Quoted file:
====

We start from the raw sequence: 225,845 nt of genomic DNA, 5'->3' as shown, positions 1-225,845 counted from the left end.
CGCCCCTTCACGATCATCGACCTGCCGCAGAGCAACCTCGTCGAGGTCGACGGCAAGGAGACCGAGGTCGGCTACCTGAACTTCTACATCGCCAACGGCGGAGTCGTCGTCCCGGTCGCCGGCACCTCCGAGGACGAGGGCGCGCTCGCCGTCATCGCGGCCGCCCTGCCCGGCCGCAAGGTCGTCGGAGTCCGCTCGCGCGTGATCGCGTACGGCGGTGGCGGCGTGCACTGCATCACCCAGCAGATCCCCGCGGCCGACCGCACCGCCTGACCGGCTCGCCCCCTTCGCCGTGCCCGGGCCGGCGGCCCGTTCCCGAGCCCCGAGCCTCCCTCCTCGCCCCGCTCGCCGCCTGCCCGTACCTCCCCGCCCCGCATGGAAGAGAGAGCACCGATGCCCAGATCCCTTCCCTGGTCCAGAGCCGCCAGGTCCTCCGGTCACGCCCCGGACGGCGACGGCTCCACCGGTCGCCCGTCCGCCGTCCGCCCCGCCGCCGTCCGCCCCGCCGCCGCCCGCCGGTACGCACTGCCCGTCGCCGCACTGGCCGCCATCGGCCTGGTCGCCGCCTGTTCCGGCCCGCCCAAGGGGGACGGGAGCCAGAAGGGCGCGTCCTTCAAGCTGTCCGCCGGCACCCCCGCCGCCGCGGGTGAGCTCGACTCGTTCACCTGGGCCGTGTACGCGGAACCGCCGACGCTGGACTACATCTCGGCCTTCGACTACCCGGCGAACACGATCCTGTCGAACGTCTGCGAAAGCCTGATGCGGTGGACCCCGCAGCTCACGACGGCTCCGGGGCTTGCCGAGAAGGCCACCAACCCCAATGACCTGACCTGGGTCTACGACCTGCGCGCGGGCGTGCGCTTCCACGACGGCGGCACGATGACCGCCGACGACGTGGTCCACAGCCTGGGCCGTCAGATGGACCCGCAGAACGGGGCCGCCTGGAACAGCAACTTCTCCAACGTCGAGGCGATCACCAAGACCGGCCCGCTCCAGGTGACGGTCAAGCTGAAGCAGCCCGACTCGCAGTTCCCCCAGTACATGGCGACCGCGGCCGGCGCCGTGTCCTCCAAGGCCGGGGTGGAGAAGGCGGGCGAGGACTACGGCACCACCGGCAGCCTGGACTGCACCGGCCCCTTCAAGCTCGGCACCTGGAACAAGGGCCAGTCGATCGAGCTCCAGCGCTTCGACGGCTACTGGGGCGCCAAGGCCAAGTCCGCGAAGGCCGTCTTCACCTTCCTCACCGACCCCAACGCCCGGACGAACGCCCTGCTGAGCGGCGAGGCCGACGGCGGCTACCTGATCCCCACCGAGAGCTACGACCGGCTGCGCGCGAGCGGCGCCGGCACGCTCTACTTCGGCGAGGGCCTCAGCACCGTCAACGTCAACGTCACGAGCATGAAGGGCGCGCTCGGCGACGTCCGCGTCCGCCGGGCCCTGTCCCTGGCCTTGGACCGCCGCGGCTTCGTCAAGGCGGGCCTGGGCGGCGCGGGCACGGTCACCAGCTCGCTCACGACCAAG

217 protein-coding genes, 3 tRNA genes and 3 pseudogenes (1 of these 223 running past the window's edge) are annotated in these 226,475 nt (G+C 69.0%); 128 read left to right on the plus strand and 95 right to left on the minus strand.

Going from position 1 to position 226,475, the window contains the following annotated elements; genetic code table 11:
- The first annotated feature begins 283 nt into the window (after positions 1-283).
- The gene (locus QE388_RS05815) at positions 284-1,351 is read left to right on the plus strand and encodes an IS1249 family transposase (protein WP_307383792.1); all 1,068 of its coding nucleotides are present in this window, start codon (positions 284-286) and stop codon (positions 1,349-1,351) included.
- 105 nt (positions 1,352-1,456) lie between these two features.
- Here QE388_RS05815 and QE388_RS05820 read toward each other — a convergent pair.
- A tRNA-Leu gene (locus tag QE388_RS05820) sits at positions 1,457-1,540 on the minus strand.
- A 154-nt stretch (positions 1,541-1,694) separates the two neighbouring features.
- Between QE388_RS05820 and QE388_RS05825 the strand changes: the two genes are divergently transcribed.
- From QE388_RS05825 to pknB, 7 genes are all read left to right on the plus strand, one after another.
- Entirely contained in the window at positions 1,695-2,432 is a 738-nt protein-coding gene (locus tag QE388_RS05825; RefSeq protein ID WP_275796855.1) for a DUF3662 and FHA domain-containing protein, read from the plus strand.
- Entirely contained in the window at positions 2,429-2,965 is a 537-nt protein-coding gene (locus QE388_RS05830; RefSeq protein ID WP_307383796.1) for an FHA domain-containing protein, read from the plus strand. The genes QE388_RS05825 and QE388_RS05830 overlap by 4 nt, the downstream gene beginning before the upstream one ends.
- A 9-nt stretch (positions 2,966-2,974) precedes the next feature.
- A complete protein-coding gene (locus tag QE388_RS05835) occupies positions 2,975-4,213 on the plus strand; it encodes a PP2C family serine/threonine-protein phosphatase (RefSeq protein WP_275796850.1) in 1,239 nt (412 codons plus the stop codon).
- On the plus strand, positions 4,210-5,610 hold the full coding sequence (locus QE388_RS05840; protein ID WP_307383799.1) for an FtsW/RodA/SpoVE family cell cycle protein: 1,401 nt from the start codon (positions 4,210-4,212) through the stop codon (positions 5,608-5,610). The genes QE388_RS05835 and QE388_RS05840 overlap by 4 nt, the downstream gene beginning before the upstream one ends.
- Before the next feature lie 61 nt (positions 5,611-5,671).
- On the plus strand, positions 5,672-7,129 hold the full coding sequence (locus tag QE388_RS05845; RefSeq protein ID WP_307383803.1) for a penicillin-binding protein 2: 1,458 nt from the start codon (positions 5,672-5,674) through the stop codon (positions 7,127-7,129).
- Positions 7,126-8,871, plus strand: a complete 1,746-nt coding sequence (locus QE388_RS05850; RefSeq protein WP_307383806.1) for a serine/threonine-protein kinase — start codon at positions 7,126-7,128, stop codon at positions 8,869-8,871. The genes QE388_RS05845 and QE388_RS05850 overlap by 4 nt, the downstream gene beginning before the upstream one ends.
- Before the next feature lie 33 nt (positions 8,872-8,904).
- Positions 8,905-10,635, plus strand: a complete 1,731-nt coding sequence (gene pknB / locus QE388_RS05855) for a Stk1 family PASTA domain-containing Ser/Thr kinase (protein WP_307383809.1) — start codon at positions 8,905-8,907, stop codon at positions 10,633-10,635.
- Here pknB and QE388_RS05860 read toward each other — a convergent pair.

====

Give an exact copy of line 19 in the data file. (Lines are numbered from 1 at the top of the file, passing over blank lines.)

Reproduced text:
- On the plus strand, positions 5,672-7,129 hold the full coding sequence (locus tag QE388_RS05845; RefSeq protein ID WP_307383803.1) for a penicillin-binding protein 2: 1,458 nt from the start codon (positions 5,672-5,674) through the stop codon (positions 7,127-7,129).